Case Study: Solutions For Removing Arsenic In The Presence Of Competing Ions And High pH
By Kim Walsh, EP Minerals
The Environmental Protection Agency's new arsenic rule 66 FR 6976 went into effect January 2006. This new rule reduced the maximum contaminant level (MCL) of arsenic (As) in drinking water from 50 ppb to 10 ppb. Many of the water systems affected by this rule are small, rural systems. Simple low-cost adsorption technology is ideal for many of these systems, however, adsorption is not selective for just arsenic, other contaminants will also be removed. These ions then compete with the arsenic for adsorption sites on the media and can greatly reduce the media's capacity for arsenic removal. This ultimately drives up treatment costs.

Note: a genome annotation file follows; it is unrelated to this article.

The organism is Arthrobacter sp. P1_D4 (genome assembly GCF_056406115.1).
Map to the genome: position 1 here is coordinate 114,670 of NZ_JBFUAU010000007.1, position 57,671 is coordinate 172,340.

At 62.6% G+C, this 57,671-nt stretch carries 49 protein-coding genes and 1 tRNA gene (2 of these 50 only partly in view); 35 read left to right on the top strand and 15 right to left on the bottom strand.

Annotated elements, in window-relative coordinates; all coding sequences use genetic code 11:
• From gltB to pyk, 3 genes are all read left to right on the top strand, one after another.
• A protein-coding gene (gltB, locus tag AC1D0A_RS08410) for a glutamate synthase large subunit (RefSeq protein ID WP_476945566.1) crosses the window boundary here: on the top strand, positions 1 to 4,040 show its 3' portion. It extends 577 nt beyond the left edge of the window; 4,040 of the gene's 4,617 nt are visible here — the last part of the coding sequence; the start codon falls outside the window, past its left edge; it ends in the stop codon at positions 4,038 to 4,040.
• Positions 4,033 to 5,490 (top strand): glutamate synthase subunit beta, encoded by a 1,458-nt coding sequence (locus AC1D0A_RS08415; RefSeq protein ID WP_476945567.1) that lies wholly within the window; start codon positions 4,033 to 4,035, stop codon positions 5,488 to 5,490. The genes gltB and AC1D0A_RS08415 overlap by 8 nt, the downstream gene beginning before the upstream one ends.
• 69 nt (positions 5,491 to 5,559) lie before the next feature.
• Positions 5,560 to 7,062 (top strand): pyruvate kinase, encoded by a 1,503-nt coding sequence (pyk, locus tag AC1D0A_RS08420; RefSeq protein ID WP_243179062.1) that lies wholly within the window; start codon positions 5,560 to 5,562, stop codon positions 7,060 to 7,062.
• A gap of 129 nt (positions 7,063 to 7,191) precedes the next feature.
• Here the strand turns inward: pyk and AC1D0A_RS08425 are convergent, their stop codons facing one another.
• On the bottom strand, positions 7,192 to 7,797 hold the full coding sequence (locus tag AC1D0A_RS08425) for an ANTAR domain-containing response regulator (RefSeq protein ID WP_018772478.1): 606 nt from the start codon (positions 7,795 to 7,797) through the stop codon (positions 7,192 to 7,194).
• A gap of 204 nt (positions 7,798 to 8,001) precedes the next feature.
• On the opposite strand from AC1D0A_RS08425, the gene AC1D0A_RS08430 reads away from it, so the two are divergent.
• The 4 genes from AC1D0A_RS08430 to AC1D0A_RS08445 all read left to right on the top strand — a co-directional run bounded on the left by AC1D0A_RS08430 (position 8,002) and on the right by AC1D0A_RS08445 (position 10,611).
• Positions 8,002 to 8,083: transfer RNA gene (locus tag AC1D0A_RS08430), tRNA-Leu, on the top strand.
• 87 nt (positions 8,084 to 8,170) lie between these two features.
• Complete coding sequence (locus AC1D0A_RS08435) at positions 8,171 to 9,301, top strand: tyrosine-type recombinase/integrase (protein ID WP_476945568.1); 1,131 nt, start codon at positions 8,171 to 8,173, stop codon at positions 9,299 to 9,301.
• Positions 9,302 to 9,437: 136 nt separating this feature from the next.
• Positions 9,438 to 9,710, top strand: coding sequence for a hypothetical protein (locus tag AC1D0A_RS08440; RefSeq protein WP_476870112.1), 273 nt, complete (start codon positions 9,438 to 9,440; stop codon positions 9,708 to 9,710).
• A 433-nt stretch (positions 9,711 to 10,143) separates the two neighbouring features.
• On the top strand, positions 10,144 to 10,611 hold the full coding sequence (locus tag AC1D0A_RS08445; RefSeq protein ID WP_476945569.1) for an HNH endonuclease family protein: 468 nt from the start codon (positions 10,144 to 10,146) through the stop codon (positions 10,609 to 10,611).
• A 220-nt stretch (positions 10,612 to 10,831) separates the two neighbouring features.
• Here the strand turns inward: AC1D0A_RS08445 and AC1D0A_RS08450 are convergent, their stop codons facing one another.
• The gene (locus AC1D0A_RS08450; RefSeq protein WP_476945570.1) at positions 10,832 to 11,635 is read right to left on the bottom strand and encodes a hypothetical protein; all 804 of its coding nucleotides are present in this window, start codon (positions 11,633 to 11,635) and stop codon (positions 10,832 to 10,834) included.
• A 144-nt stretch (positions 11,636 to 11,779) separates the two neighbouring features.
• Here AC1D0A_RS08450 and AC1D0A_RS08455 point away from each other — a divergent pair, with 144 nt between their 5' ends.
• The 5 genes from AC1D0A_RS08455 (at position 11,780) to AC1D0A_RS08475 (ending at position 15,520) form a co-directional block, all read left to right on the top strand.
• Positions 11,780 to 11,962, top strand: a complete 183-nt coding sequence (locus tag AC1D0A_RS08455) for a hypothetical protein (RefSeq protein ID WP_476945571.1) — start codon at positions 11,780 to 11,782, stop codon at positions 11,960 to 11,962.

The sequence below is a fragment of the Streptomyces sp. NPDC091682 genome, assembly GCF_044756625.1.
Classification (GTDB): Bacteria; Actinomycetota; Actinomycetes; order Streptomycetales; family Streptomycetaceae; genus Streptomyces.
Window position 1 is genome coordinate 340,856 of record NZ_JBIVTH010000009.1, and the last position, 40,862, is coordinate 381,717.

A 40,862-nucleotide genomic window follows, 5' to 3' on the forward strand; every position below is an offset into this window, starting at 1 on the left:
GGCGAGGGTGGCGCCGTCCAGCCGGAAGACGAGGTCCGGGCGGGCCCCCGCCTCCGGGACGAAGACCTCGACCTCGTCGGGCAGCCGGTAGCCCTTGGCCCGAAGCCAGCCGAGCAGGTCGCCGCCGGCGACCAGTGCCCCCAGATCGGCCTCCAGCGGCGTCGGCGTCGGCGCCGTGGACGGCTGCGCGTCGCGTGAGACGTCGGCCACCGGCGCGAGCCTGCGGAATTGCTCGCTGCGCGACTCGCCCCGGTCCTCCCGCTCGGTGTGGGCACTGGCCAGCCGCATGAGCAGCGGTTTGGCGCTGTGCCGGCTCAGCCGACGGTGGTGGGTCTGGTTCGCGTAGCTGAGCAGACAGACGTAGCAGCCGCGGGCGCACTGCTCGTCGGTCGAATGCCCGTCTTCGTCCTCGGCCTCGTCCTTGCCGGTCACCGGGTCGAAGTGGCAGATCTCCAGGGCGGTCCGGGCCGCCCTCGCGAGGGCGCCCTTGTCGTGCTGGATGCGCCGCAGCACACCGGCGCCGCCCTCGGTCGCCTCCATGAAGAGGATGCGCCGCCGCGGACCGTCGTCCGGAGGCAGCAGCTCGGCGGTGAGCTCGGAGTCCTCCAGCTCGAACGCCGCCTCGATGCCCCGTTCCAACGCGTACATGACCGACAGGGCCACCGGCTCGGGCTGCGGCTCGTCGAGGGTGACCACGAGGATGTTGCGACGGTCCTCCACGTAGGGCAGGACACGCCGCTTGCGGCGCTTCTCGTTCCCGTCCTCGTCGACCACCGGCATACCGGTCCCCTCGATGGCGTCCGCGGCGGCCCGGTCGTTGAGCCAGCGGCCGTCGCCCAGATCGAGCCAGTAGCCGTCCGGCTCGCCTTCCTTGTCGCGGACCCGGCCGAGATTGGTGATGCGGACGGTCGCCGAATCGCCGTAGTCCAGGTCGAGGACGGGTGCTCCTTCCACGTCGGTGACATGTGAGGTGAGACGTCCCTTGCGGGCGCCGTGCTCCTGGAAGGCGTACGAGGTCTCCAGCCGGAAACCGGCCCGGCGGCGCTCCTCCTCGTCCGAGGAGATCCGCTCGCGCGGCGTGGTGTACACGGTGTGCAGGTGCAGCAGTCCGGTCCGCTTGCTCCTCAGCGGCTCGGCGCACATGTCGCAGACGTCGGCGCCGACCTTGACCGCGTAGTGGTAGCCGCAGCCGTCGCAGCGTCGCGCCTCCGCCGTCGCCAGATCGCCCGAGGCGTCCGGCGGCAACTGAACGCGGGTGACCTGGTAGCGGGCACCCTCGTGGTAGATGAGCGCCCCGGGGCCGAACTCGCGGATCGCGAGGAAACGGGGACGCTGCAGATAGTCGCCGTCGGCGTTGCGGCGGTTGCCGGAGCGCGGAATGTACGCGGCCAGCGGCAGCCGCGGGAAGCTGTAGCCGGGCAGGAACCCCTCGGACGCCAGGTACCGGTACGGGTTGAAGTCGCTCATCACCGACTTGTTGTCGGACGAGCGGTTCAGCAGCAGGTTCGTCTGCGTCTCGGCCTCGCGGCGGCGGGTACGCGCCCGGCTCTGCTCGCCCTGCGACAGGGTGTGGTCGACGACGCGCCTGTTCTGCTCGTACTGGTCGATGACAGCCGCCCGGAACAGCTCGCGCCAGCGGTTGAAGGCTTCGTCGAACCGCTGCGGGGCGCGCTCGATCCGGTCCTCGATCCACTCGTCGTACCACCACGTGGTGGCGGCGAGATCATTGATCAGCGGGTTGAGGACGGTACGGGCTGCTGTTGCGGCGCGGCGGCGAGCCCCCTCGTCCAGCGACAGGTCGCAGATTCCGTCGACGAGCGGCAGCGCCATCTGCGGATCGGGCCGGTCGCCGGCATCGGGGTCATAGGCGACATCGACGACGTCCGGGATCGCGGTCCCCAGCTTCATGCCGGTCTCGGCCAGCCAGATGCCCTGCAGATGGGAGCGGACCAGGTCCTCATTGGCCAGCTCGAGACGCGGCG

Today's commercially available adsorption media are not all made from the same materials. As such, the media on the market today react differently in the presence of competing ions. It is important to consider the competing ions when selecting the best media for a system. The competing ions that tend to cause the most problems for arsenic adsorption media include silica, vanadium, phosphate, and iron.